Gliders are nocturnal possum-like animals that live in Australia’s woodlands and forests. They are marsupials – so are born in a very incomplete state: minute, blind, hairless, with only partially formed hind limbs, and the embryos develop in a marsupium or pouch.
They are arboreal which means they are tree dwellers rather than ground dwellers and have a varied diet including leaves, nectar, pollen, sap and insects.
Their defining characteristic is the membrane that allows them to glide and extends between the fore and hind limbs.
The angle and speed of their glide vary depending on the ratio of their body weight to the surface area of their membrane.
All seven species of Australian glider are found in Queensland, six of them in the south-east of the State.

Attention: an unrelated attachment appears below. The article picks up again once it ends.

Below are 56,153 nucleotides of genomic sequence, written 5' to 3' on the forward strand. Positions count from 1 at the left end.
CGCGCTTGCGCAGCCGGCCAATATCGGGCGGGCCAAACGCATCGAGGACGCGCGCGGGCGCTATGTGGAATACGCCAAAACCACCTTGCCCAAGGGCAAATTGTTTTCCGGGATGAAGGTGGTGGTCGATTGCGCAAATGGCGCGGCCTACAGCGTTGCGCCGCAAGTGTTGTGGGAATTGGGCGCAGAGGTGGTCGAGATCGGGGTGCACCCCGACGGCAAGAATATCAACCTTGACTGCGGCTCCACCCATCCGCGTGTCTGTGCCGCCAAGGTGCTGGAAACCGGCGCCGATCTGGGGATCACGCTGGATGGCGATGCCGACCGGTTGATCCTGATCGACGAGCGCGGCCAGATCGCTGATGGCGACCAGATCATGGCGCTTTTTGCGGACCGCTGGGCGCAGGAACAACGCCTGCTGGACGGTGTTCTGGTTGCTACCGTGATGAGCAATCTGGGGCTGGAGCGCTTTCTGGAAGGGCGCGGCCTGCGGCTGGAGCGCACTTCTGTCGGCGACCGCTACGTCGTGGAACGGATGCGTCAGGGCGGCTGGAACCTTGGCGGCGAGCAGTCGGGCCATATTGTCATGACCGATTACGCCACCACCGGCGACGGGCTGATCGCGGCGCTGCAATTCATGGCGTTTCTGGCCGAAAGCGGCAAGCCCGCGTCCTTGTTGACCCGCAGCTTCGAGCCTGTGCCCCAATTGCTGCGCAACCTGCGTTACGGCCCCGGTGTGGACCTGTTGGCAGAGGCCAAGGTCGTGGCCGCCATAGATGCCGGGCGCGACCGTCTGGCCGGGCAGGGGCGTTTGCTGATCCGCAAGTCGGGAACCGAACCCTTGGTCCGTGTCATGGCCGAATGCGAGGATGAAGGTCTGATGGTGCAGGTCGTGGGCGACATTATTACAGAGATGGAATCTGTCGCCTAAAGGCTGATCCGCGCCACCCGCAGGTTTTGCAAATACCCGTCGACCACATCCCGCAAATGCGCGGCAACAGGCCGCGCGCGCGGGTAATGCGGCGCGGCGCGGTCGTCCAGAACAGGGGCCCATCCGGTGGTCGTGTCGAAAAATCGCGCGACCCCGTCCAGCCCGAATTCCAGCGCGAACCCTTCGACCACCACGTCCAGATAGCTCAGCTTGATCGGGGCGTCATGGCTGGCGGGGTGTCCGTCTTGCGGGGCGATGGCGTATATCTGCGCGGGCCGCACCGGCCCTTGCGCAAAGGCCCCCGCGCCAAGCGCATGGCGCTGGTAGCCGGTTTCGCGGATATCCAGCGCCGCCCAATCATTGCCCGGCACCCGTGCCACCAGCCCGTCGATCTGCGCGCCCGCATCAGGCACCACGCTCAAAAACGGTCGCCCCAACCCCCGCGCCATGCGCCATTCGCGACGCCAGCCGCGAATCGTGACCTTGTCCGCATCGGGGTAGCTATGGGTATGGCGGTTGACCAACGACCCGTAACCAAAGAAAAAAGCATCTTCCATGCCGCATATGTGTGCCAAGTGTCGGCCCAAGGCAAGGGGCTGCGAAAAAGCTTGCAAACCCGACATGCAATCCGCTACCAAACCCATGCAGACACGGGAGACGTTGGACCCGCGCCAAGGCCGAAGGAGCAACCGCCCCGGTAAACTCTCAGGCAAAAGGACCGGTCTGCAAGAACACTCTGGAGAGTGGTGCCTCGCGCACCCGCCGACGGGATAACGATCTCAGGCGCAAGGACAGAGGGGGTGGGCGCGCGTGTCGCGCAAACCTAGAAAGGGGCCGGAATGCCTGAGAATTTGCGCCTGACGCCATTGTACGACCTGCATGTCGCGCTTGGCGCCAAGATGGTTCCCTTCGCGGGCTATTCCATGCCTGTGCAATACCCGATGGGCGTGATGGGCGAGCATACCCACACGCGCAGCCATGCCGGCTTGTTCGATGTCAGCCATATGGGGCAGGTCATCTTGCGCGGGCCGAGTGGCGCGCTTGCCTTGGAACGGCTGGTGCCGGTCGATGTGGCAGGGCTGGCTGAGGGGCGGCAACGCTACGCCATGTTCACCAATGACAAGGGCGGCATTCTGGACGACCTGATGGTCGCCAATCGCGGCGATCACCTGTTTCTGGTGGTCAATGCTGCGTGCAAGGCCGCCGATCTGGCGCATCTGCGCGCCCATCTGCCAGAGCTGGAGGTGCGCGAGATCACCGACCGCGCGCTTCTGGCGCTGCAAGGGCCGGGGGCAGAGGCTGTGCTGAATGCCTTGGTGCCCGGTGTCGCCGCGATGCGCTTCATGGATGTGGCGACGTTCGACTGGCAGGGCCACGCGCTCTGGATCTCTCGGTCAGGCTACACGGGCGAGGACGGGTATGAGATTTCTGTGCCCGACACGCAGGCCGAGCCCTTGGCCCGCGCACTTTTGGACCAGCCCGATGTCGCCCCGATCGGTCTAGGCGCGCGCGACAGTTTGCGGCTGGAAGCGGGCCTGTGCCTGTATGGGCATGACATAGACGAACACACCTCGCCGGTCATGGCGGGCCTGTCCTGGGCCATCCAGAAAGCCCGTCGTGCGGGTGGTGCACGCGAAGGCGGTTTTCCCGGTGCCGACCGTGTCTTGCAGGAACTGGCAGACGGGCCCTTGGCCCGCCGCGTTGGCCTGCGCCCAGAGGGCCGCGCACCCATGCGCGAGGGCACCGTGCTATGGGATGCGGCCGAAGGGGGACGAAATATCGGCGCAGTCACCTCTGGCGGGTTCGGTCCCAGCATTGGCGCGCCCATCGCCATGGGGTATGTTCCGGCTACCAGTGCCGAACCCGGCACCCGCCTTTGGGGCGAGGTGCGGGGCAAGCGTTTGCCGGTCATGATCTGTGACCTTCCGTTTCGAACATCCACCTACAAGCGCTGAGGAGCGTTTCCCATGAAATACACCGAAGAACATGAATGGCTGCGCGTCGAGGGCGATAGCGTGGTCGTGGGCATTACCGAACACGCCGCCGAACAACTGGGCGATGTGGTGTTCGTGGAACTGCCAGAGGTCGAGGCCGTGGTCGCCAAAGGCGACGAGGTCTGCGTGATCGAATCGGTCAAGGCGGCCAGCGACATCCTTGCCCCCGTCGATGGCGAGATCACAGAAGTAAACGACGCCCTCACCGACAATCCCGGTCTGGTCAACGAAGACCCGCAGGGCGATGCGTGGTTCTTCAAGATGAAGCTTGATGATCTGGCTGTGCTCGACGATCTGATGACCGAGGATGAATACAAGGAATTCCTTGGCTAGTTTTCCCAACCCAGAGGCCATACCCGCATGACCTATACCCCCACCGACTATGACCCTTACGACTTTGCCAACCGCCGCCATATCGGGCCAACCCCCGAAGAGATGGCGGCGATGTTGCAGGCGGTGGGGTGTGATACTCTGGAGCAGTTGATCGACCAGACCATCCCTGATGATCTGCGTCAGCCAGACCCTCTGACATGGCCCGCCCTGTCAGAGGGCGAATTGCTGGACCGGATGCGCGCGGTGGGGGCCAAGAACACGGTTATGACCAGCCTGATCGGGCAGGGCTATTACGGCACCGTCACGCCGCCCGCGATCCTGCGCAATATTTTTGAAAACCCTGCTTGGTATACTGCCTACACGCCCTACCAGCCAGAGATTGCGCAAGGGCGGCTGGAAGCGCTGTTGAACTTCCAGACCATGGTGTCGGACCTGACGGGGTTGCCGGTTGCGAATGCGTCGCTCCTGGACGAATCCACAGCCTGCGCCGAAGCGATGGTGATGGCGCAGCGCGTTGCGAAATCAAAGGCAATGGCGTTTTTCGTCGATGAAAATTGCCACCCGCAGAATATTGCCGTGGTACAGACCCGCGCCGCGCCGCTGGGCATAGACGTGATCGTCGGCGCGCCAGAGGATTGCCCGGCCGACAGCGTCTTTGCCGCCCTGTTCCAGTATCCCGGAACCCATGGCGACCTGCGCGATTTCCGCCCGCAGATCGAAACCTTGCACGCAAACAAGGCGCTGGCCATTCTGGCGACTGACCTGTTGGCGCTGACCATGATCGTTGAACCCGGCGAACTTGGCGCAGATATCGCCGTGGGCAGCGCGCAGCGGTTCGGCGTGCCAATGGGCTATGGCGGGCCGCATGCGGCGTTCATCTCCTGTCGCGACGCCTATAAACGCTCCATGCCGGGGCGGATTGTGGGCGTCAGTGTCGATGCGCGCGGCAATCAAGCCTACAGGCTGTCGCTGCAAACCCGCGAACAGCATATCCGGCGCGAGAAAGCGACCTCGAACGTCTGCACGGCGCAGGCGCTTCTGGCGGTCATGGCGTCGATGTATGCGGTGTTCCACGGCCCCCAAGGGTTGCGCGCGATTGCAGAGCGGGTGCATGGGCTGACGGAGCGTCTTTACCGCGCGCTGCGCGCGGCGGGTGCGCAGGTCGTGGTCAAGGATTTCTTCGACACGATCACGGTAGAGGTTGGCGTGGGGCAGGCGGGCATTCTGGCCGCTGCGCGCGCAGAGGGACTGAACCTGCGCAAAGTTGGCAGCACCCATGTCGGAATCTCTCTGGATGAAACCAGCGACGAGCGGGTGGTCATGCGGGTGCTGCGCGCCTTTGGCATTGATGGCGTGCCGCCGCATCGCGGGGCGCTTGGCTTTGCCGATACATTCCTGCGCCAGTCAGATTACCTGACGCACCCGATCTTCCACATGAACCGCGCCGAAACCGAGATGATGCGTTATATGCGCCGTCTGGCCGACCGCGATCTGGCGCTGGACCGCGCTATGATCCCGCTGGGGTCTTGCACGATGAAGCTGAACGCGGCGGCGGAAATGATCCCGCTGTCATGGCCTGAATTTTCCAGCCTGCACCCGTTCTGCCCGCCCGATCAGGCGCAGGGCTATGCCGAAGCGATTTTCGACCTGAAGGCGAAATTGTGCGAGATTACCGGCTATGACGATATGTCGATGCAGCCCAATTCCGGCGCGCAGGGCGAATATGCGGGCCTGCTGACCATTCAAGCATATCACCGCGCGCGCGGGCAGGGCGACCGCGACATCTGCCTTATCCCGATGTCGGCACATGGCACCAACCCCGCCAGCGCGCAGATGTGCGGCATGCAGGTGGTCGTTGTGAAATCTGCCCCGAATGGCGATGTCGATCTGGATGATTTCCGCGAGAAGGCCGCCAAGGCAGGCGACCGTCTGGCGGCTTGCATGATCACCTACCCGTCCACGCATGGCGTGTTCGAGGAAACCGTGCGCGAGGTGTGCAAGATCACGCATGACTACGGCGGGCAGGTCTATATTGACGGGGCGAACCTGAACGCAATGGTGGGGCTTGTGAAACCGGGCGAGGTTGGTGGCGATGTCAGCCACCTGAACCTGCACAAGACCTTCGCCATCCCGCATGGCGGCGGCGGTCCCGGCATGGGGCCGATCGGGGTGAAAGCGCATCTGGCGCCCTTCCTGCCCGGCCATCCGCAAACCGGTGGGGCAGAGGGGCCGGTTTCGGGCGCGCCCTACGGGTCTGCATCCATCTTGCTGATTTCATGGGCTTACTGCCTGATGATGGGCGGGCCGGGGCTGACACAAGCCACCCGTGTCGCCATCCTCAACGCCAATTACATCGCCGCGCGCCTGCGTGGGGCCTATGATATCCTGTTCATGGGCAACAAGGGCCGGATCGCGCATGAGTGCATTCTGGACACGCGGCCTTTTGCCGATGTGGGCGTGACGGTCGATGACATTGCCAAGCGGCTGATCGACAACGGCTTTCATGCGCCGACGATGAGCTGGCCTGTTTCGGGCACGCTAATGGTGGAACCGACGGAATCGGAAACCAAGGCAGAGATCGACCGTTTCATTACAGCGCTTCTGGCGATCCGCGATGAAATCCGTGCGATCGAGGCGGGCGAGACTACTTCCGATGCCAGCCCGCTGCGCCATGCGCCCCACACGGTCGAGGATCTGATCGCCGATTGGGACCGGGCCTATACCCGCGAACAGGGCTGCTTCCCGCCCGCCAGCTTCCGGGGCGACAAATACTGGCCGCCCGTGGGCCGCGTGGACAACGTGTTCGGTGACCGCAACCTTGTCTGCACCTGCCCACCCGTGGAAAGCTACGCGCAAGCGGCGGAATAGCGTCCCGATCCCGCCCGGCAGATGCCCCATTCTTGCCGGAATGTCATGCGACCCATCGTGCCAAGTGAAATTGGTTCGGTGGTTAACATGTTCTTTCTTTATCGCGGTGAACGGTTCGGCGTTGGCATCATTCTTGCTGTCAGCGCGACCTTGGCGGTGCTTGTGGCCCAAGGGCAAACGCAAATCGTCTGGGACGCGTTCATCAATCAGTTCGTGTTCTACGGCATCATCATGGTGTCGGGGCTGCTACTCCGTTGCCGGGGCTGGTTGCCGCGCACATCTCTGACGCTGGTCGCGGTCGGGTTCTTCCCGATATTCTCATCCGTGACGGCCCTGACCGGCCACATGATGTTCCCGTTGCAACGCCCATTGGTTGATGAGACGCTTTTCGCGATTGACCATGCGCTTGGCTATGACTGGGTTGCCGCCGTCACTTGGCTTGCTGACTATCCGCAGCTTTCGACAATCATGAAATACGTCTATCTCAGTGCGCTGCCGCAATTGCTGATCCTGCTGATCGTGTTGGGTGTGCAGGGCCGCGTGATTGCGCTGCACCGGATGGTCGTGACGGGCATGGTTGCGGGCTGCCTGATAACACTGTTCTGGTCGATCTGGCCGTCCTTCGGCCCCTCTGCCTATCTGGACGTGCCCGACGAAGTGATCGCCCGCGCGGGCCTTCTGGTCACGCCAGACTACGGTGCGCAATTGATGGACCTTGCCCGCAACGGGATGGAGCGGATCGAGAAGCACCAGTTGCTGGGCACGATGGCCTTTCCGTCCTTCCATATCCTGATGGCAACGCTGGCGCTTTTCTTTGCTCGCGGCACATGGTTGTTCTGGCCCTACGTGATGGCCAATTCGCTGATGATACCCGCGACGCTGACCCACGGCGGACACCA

They range in size from the tiny feathertail glider, which can sit in a child’s hand, to the solitary and regionally vulnerable greater glider. All species are dependant on hollows and as a result, are found only in habitats containing hollow-bearing trees.
Click on the links on the links below to find out more about each species. And then, why don’t you join our Queensland Glider Network program? It’s free!
- Feathertail glider
- Greater glider
- Mahogany glider
- Squirrel glider
- Mahogany glider
- Yellow-bellied glider
- Sugar glider
For more information on Wildlife Queensland’s activities, contact us here.
- Yellow-bellied, Sugar and Squirrel Glider Sound Files: Copyright © David Stewart – Nature Sound
- Mahogany Glider Sound Files: Copyright © Daryl Dickson – Wildcard Art
- Maps: Copyright © Commonwealth of Australia, GeoScience Australia
- Species Distribution Data: Feathertail Glider: Simon Ward; Greater Glider: George McKay; Squirrel Glider: Rodney van der Ree; Sugar Glider: Graeme Suckling; Mahogany Glider: Steve Jackson; Yellow-bellied Glider: Ross Goldingay